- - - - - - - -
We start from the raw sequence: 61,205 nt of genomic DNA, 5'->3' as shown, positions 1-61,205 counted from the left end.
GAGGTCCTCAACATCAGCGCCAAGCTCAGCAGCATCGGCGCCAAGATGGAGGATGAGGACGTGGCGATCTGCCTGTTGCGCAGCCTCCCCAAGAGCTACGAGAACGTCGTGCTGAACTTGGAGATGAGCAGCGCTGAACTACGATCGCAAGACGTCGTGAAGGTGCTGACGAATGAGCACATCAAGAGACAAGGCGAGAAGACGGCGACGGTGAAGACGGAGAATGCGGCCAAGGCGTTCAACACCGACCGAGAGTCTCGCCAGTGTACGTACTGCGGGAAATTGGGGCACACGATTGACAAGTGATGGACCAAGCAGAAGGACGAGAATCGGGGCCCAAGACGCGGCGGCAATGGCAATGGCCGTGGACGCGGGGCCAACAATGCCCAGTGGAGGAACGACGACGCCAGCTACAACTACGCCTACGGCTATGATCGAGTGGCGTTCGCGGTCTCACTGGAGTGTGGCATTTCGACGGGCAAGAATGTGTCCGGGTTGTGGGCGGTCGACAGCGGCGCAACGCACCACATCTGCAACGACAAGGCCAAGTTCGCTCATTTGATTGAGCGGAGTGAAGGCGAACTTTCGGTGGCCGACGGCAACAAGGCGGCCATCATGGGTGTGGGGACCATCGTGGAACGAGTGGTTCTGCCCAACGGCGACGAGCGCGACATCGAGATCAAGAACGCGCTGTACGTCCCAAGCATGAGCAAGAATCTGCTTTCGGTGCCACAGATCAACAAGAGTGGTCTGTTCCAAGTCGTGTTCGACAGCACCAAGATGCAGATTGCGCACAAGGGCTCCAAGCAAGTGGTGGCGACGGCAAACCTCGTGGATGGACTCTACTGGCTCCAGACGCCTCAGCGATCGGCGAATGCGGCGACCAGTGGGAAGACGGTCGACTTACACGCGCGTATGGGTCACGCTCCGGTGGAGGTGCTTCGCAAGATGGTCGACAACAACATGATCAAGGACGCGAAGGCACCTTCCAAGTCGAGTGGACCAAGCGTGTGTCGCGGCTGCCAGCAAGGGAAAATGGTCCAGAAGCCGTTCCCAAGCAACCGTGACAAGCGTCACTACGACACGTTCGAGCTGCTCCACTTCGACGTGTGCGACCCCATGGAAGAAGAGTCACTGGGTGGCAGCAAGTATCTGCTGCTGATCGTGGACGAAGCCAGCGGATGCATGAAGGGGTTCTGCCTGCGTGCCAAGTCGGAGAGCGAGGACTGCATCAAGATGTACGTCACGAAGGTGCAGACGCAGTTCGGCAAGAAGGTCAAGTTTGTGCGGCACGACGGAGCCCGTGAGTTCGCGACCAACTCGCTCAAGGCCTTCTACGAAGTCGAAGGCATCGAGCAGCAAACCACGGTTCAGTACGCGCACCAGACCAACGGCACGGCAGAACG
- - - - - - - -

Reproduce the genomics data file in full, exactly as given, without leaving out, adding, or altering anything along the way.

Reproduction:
We start from the raw sequence: 61,205 nt of genomic DNA, 5'->3' as shown, positions 1-61,205 counted from the left end.
GAGGTCCTCAACATCAGCGCCAAGCTCAGCAGCATCGGCGCCAAGATGGAGGATGAGGACGTGGCGATCTGCCTGTTGCGCAGCCTCCCCAAGAGCTACGAGAACGTCGTGCTGAACTTGGAGATGAGCAGCGCTGAACTACGATCGCAAGACGTCGTGAAGGTGCTGACGAATGAGCACATCAAGAGACAAGGCGAGAAGACGGCGACGGTGAAGACGGAGAATGCGGCCAAGGCGTTCAACACCGACCGAGAGTCTCGCCAGTGTACGTACTGCGGGAAATTGGGGCACACGATTGACAAGTGATGGACCAAGCAGAAGGACGAGAATCGGGGCCCAAGACGCGGCGGCAATGGCAATGGCCGTGGACGCGGGGCCAACAATGCCCAGTGGAGGAACGACGACGCCAGCTACAACTACGCCTACGGCTATGATCGAGTGGCGTTCGCGGTCTCACTGGAGTGTGGCATTTCGACGGGCAAGAATGTGTCCGGGTTGTGGGCGGTCGACAGCGGCGCAACGCACCACATCTGCAACGACAAGGCCAAGTTCGCTCATTTGATTGAGCGGAGTGAAGGCGAACTTTCGGTGGCCGACGGCAACAAGGCGGCCATCATGGGTGTGGGGACCATCGTGGAACGAGTGGTTCTGCCCAACGGCGACGAGCGCGACATCGAGATCAAGAACGCGCTGTACGTCCCAAGCATGAGCAAGAATCTGCTTTCGGTGCCACAGATCAACAAGAGTGGTCTGTTCCAAGTCGTGTTCGACAGCACCAAGATGCAGATTGCGCACAAGGGCTCCAAGCAAGTGGTGGCGACGGCAAACCTCGTGGATGGACTCTACTGGCTCCAGACGCCTCAGCGATCGGCGAATGCGGCGACCAGTGGGAAGACGGTCGACTTACACGCGCGTATGGGTCACGCTCCGGTGGAGGTGCTTCGCAAGATGGTCGACAACAACATGATCAAGGACGCGAAGGCACCTTCCAAGTCGAGTGGACCAAGCGTGTGTCGCGGCTGCCAGCAAGGGAAAATGGTCCAGAAGCCGTTCCCAAGCAACCGTGACAAGCGTCACTACGACACGTTCGAGCTGCTCCACTTCGACGTGTGCGACCCCATGGAAGAAGAGTCACTGGGTGGCAGCAAGTATCTGCTGCTGATCGTGGACGAAGCCAGCGGATGCATGAAGGGGTTCTGCCTGCGTGCCAAGTCGGAGAGCGAGGACTGCATCAAGATGTACGTCACGAAGGTGCAGACGCAGTTCGGCAAGAAGGTCAAGTTTGTGCGGCACGACGGAGCCCGTGAGTTCGCGACCAACTCGCTCAAGGCCTTCTACGAAGTCGAAGGCATCGAGCAGCAAACCACGGTTCAGTACGCGCACCAGACCAACGGCACGGCAGAACG